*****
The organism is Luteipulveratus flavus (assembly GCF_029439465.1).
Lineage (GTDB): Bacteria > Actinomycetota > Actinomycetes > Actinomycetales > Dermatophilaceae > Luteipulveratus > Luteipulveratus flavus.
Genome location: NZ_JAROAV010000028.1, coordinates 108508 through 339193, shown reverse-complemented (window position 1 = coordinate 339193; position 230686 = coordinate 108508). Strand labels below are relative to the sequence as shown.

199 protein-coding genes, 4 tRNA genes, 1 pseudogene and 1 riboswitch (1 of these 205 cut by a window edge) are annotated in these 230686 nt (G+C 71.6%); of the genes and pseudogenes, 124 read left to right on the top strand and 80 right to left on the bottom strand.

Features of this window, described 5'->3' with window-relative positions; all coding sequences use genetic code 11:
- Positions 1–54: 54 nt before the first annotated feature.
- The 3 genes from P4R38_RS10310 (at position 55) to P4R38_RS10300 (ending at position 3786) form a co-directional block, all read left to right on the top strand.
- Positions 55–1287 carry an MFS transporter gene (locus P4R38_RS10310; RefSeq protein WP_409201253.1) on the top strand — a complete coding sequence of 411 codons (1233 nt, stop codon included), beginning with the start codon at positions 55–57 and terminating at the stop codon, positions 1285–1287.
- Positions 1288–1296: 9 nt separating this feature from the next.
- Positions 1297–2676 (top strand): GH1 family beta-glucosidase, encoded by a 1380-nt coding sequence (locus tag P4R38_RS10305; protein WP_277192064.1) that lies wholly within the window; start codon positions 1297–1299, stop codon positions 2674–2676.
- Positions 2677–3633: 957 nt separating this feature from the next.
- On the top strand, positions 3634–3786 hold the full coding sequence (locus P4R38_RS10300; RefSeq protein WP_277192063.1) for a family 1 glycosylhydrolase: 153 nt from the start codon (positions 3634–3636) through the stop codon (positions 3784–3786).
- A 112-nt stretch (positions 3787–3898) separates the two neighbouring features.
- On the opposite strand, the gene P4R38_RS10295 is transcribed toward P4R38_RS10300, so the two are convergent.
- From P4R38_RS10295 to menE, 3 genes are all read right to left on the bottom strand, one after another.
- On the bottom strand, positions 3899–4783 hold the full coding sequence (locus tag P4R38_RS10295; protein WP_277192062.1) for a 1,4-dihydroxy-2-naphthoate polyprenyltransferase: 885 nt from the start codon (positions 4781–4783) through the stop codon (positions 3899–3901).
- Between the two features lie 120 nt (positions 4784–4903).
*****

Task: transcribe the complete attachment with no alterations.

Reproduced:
The organism is Luteipulveratus flavus (assembly GCF_029439465.1).
Lineage (GTDB): Bacteria > Actinomycetota > Actinomycetes > Actinomycetales > Dermatophilaceae > Luteipulveratus > Luteipulveratus flavus.
Genome location: NZ_JAROAV010000028.1, coordinates 108508 through 339193, shown reverse-complemented (window position 1 = coordinate 339193; position 230686 = coordinate 108508). Strand labels below are relative to the sequence as shown.

199 protein-coding genes, 4 tRNA genes, 1 pseudogene and 1 riboswitch (1 of these 205 cut by a window edge) are annotated in these 230686 nt (G+C 71.6%); of the genes and pseudogenes, 124 read left to right on the top strand and 80 right to left on the bottom strand.

Features of this window, described 5'->3' with window-relative positions; all coding sequences use genetic code 11:
- Positions 1–54: 54 nt before the first annotated feature.
- The 3 genes from P4R38_RS10310 (at position 55) to P4R38_RS10300 (ending at position 3786) form a co-directional block, all read left to right on the top strand.
- Positions 55–1287 carry an MFS transporter gene (locus P4R38_RS10310; RefSeq protein WP_409201253.1) on the top strand — a complete coding sequence of 411 codons (1233 nt, stop codon included), beginning with the start codon at positions 55–57 and terminating at the stop codon, positions 1285–1287.
- Positions 1288–1296: 9 nt separating this feature from the next.
- Positions 1297–2676 (top strand): GH1 family beta-glucosidase, encoded by a 1380-nt coding sequence (locus tag P4R38_RS10305; protein WP_277192064.1) that lies wholly within the window; start codon positions 1297–1299, stop codon positions 2674–2676.
- Positions 2677–3633: 957 nt separating this feature from the next.
- On the top strand, positions 3634–3786 hold the full coding sequence (locus P4R38_RS10300; RefSeq protein WP_277192063.1) for a family 1 glycosylhydrolase: 153 nt from the start codon (positions 3634–3636) through the stop codon (positions 3784–3786).
- A 112-nt stretch (positions 3787–3898) separates the two neighbouring features.
- On the opposite strand, the gene P4R38_RS10295 is transcribed toward P4R38_RS10300, so the two are convergent.
- From P4R38_RS10295 to menE, 3 genes are all read right to left on the bottom strand, one after another.
- On the bottom strand, positions 3899–4783 hold the full coding sequence (locus tag P4R38_RS10295; protein WP_277192062.1) for a 1,4-dihydroxy-2-naphthoate polyprenyltransferase: 885 nt from the start codon (positions 4781–4783) through the stop codon (positions 3899–3901).
- Between the two features lie 120 nt (positions 4784–4903).